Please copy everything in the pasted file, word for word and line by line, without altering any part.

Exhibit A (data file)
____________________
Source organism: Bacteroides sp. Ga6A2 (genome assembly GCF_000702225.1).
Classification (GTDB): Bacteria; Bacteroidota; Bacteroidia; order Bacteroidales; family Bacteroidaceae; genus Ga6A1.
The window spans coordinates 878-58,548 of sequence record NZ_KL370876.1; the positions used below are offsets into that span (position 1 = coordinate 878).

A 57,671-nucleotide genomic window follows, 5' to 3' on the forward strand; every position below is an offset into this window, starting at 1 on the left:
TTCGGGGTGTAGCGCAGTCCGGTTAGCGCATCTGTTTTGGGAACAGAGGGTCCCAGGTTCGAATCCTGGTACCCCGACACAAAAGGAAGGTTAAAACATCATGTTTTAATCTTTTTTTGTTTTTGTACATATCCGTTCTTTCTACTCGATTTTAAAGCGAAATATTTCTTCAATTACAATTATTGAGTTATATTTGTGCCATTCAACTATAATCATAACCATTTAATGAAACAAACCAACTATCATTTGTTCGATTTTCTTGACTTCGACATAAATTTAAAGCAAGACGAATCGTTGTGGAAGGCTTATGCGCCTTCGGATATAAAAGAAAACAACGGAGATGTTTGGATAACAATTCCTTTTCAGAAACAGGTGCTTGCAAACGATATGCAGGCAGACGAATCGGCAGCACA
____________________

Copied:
Source organism: Bacteroides sp. Ga6A2 (genome assembly GCF_000702225.1).
Classification (GTDB): Bacteria; Bacteroidota; Bacteroidia; order Bacteroidales; family Bacteroidaceae; genus Ga6A1.
The window spans coordinates 878-58,548 of sequence record NZ_KL370876.1; the positions used below are offsets into that span (position 1 = coordinate 878).

A 57,671-nucleotide genomic window follows, 5' to 3' on the forward strand; every position below is an offset into this window, starting at 1 on the left:
TTCGGGGTGTAGCGCAGTCCGGTTAGCGCATCTGTTTTGGGAACAGAGGGTCCCAGGTTCGAATCCTGGTACCCCGACACAAAAGGAAGGTTAAAACATCATGTTTTAATCTTTTTTTGTTTTTGTACATATCCGTTCTTTCTACTCGATTTTAAAGCGAAATATTTCTTCAATTACAATTATTGAGTTATATTTGTGCCATTCAACTATAATCATAACCATTTAATGAAACAAACCAACTATCATTTGTTCGATTTTCTTGACTTCGACATAAATTTAAAGCAAGACGAATCGTTGTGGAAGGCTTATGCGCCTTCGGATATAAAAGAAAACAACGGAGATGTTTGGATAACAATTCCTTTTCAGAAACAGGTGCTTGCAAACGATATGCAGGCAGACGAATCGGCAGCACA